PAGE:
Thursday April 9th 2020

More Money, money, money…

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Dave Reynolds International 3Let’s take a look at the financial situation of people in the United Kingdom today:

 

2% are exceedingly wealthy.

 

These are people who live in total luxury, probably own several very expensive homes, fly in private jets, possibly own a yacht and are featured every year in the Sunday Times Rich List.

Frankly I don’t aspire to have anywhere near that kind of wealth and I’m certainly not qualified to show you how to join this elite group.

5% are comfortably well off.  They live in a decent house with a small or zero mortgage, they drive a new car, and they take at least two holidays each year. They have enough money for most of the things they need, but they are not mega wealthy.  They have become financially independent and are free from debt, free from stress and free to choose.

Being able to join this group one day is definitely within your grasp.

53% are scraping along.  They struggle from payday to payday. They are just about keeping their heads above water but there is seldom any money left over for luxuries. Also, they live in constant fear of the large unexpected bill. They spend sleepless nights worrying about the future and are regularly lurching from crisis to crisis.

40% are in dire straits. Their past mistakes and failures have created a crippling burden of debt which they have not the slightest hope of paying back through working at a normal job. The crushing weight of their errors and the cumulative effect of years of overspending, wastefulness and lack of discipline have created a desperate situation. Each month the hole they are in gets deeper and deeper. Without urgent and immediate action, the outcome is inevitable. Total misery!

Now I’m pretty sure you would want to be amongst the top 7% in due course and, if you follow the plan, you certainly can be.

Once again I have to stress the fact that income from earnings alone won’t get you there….you have to start saving at least 10% of your gross income and invest it from today!  It’s passive income that makes people rich.

So here’s the plan:

 

 

1.       Take stock of your current financial situation.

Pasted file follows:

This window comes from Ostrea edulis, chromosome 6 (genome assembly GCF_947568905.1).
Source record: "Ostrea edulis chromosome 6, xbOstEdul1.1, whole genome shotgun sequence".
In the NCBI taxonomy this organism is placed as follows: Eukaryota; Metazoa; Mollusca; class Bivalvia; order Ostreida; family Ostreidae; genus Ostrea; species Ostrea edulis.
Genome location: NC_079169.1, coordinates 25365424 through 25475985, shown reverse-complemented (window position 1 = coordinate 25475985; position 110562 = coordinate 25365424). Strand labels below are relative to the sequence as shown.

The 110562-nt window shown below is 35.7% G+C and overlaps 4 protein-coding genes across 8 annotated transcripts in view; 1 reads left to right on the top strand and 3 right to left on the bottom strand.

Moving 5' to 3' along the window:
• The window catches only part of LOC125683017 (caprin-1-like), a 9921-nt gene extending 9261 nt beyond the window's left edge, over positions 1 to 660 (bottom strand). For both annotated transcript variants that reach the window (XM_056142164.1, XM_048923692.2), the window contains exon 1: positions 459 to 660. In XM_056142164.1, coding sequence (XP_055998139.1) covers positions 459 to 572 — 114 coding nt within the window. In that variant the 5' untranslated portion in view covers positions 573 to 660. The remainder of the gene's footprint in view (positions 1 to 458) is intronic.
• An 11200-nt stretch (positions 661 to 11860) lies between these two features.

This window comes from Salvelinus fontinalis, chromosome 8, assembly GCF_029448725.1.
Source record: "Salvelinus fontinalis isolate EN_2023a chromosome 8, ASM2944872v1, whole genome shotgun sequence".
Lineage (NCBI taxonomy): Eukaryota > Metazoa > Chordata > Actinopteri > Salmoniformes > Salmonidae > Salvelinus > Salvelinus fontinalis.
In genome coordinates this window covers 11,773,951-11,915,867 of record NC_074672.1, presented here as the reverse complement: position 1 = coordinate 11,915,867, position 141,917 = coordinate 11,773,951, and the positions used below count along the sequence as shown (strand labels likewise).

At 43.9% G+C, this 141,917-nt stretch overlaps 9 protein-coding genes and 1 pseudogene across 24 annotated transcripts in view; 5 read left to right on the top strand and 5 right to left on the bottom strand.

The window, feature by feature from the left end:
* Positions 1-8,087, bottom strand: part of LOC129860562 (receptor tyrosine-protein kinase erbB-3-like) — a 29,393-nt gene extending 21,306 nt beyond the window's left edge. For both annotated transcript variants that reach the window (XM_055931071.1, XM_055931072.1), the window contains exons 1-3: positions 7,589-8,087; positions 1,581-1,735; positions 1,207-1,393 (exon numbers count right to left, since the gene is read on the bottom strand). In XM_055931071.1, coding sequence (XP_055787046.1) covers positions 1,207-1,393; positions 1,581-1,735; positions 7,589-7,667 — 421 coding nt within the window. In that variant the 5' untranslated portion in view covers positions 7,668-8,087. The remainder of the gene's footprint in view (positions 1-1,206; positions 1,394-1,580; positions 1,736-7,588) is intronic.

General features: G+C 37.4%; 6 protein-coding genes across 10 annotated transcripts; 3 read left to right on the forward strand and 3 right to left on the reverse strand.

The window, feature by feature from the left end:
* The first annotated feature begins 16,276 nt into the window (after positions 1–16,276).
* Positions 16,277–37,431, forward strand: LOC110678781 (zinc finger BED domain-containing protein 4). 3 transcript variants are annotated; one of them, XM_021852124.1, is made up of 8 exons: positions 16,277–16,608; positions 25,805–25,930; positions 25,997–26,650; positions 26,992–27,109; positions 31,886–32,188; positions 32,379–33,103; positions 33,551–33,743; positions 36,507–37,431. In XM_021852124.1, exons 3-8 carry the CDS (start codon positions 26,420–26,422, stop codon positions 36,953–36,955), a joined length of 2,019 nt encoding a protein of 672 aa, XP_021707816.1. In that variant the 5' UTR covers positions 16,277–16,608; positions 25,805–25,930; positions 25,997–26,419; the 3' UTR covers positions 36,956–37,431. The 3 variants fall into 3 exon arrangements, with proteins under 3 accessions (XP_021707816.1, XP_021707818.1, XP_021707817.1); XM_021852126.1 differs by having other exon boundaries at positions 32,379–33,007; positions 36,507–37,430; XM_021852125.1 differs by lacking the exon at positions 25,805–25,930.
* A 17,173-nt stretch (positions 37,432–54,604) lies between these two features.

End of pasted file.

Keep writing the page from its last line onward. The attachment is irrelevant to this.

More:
Take a large sheet of paper or a notebook and in the left hand column make a list all of your assets. For example:-

  • The current value of your house if you own one
  • The current resale value of your car if you own one
  • The total amount you have in the bank or in savings accounts
  • The value of your investments in ISA’s, unit trusts, company shares etc
  • The current surrender value of any endowment policies you may have
  • The realistic resale value of the total contents of your home and all your possessions (be very conservative here, as the resale value will be much lower than what the replacement cost would be)

 

There may well be other things to add, for example the current value of your pension fund or any investment properties you may own etc.

Make sure you list everything you own as if you were about to turn it all into cash.

Then in the opposite right hand column make a list of all your liabilities.

  • Amount of Mortgage outstanding on your house
  • Mortgages outstanding on investment properties
  • Credit card balances
  • Personal loans outstanding
  • Bank overdraft
  • Hire purchase agreements
  • Unpaid income tax or potential capital gains tax liabilities

 

Include any other liabilities you may have.

Then add up the two columns and deduct the total liabilities from your total assets.

Hopefully your assets exceed your liabilities and you have a positive net worth. But if you have a negative value then cheer up….things are going to get better!

If you are still quite young, and are just starting out, many of these assets and liabilities probably aren’t relevant to you at the moment…but they eventually will be. The principle here is to know exactly where you stand financially.  You should do this at least once a year either at the beginning of January or the new financial year on 6th April.

 

 2.      Start saving at least 10% of your gross income.

 

Regardless of your debts and the interest you may be racking up on them you must start to save now. Not tomorrow, not next week, not next month. Now!!!

You will only accumulate wealth through passive income; income that will continue to come in even if you gave up working.  And you achieve that by making money work for you. But you can’t do that without the money to put to work!

If you don’t already have a savings account then open one at a bank or building society just to get started.  I’ll tell you shortly what you can do as soon as you’ve saved your first £500.

 

 

3.      Do everything you can to increase your income.